Dr Andrew Garrard
Reader in Early Prehistory
Institute of Archaeology Gordon Square
Institute of Archaeology
- Joined UCL
- 1st Oct 1990
Much of my research has focused on the development of hunter-gatherer and early farming communities through the Epipalaeolithic and Neolithic in the Levantine sector of the Near East. This has been considered against the backdrop of changing environments between the last glacial maximum and the early to mid-Holocene. I have particularly centred my field-studies on lesser known areas lying at the margins of the park-woodland belt where many of the earliest domesticates had their origins. I have directed three major archaeological field projects in the region including in the Azraq Basin located in the steppe/desert environments of eastern Jordan; in the Sakçagözu area at the northern end of the Levantine rift valley (south-eastern Turkey); and more recently in the Qadisha Valley which is situated in the forested mountain environments of northern Lebanon. Further details are given below:
The Azraq Basin Project (Jordan). Currently preparing a multi-volume report on this large-scale survey and excavation project undertaken in the steppe and oasis environments of the Azraq Basin in eastern Jordan. This focussed on late Upper Palaeolithic, Epipalaeolithic and Neolithic settlement in the region (30,000-7,500 cal BP). In collaboration with: Brian Byrd (Davis, CA), Douglas Baird and Christopher Hunt (University of Liverpool) and Susan Colledge, Louise Martin and Katherine Wright (UCL, London). Funds came from a number of sources including the British Academy, the British Institute at Amman for Archaeology and History (now the Council for British Research in the Levant), the British Museum, the National Geographic Society, the Palestine Exploration Fund and the G.A. Wainwright Fund. See website: http://www.ucl.ac.uk/archaeology/research/directory/azraq_garrard.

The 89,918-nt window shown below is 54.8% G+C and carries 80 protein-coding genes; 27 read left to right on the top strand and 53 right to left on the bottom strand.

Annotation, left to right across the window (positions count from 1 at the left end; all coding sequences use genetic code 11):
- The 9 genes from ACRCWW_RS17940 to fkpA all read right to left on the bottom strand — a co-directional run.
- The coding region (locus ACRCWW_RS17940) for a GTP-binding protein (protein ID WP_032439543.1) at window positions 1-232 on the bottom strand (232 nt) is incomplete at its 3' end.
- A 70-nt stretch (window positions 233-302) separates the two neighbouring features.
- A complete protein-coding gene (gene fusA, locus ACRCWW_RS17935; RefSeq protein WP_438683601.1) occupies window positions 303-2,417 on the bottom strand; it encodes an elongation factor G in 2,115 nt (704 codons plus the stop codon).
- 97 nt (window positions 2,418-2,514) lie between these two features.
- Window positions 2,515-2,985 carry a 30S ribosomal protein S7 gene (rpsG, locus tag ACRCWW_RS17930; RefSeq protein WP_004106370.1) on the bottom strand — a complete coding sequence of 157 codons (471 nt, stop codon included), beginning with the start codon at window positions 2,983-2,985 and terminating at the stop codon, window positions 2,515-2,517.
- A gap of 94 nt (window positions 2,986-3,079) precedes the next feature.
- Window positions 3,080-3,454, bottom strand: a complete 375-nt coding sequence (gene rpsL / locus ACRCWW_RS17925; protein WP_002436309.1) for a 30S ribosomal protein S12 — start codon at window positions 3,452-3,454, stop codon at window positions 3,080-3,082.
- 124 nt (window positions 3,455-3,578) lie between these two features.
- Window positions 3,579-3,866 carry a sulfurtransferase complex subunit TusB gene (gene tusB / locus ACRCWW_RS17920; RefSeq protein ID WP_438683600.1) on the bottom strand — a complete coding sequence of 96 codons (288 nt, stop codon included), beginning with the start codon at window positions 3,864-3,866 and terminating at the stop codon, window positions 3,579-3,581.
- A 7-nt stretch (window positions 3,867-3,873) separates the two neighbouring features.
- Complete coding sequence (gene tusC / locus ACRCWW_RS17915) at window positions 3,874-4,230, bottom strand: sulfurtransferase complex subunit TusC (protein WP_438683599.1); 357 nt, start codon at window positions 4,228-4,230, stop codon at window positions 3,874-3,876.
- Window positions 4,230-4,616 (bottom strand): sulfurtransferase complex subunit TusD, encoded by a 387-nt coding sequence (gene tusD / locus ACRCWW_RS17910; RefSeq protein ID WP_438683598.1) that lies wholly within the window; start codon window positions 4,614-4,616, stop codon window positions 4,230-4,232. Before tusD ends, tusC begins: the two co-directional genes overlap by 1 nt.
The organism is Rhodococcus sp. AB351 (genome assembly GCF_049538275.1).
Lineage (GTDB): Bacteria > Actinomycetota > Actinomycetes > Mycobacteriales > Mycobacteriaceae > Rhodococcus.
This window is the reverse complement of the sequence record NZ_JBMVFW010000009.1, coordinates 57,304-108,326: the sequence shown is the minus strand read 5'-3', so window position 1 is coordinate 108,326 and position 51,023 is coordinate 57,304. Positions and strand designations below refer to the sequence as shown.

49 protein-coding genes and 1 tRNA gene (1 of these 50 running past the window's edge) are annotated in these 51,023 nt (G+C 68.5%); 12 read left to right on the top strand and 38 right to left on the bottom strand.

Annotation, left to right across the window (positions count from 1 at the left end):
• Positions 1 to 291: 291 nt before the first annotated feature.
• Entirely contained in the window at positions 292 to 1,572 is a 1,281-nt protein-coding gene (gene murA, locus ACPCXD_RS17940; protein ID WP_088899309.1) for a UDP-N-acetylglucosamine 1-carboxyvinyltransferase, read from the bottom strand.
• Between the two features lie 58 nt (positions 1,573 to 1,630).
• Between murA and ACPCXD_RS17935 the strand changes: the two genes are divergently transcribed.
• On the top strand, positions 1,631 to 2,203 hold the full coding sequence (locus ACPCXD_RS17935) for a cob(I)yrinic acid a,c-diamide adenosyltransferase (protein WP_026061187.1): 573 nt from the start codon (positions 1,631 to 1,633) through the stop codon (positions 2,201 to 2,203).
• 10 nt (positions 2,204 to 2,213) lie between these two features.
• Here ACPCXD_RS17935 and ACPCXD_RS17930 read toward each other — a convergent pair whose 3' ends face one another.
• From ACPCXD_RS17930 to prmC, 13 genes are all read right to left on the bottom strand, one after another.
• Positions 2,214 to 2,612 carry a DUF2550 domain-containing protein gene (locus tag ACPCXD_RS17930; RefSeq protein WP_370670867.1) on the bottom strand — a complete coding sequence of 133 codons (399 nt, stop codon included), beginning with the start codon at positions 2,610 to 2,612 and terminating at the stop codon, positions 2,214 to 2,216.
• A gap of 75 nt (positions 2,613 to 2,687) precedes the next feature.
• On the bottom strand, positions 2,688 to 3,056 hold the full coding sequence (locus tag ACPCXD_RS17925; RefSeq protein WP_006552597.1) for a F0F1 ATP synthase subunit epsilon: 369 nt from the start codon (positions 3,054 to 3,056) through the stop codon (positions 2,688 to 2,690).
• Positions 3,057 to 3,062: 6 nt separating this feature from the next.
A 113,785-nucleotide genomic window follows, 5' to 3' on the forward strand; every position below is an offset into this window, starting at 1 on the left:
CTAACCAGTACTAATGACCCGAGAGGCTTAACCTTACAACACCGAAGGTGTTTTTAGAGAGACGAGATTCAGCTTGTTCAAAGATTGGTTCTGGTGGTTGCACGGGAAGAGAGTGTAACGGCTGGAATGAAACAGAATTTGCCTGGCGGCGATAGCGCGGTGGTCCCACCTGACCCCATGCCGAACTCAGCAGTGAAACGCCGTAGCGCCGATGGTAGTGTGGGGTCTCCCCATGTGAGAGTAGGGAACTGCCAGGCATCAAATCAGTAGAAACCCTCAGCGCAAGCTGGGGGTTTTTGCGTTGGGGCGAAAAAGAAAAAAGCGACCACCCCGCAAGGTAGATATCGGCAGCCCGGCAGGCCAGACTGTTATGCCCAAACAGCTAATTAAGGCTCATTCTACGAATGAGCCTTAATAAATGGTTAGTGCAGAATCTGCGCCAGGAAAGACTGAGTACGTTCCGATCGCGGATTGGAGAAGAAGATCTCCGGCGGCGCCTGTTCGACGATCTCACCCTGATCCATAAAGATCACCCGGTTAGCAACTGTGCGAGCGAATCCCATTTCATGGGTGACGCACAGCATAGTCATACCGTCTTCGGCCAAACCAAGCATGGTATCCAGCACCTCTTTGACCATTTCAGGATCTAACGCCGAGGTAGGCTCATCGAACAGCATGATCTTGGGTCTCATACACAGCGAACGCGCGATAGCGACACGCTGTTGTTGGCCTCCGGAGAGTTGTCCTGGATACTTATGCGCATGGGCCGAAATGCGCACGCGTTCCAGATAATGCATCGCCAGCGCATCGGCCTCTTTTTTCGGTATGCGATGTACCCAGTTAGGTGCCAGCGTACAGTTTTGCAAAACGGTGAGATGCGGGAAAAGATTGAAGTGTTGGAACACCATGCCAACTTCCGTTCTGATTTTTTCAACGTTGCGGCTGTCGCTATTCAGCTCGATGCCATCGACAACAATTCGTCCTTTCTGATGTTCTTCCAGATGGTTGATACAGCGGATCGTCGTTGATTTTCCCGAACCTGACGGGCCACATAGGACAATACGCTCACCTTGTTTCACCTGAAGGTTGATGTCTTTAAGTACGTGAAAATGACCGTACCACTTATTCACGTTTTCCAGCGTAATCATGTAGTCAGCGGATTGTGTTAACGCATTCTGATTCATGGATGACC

The Qadisha Valley Project (Lebanon). This survey and excavation project has been co-directed by myself and Corine Yazbeck (Lebanese University Beirut) and has focused on Palaeolithic and Neolithic settlement in the forested mountain environments of the Qadisha Valley in northern Lebanon. A major element has been the excavation of two caves with Epipalaeolithic and Neolithic levels (20,000–8,500 cal BP) at Moghr el-Ahwal. Collaborators include: Gassia Artin (Lebanese University Beirut), Martin Bates (University of Wales Lampeter) and Susan Colledge, Yvonne Edwards, Kevan Edinborough, Richard Macphail and Katherine Wright (UCL, London). Funds have been provided by the British Academy, the Council for British Research in the Levant, the Leakey Foundation, the Seven Pillars of Wisdom Trust, the Society of Antiquaries of London and the University of London Central Research Fund. See website: http://www.ucl.ac.uk/archaeology/research/projects/qadisha.
Coordinator of the MSc degree in Palaeoanthropology and Palaeolithic Archaeology.
Coordinator of following courses:
- Themes in Palaeoanthropology and Palaeolithic Archaeology (Masters course)
- Archaeology of Hunter-Gatherers from the Emergence of Modern Humans (Masters course)
- Evolution of Palaeolithic and Neolithic Societies in the Near East (Masters course)
- Emergence and Spread of Modern Humans (Undergraduate course: years 2-3)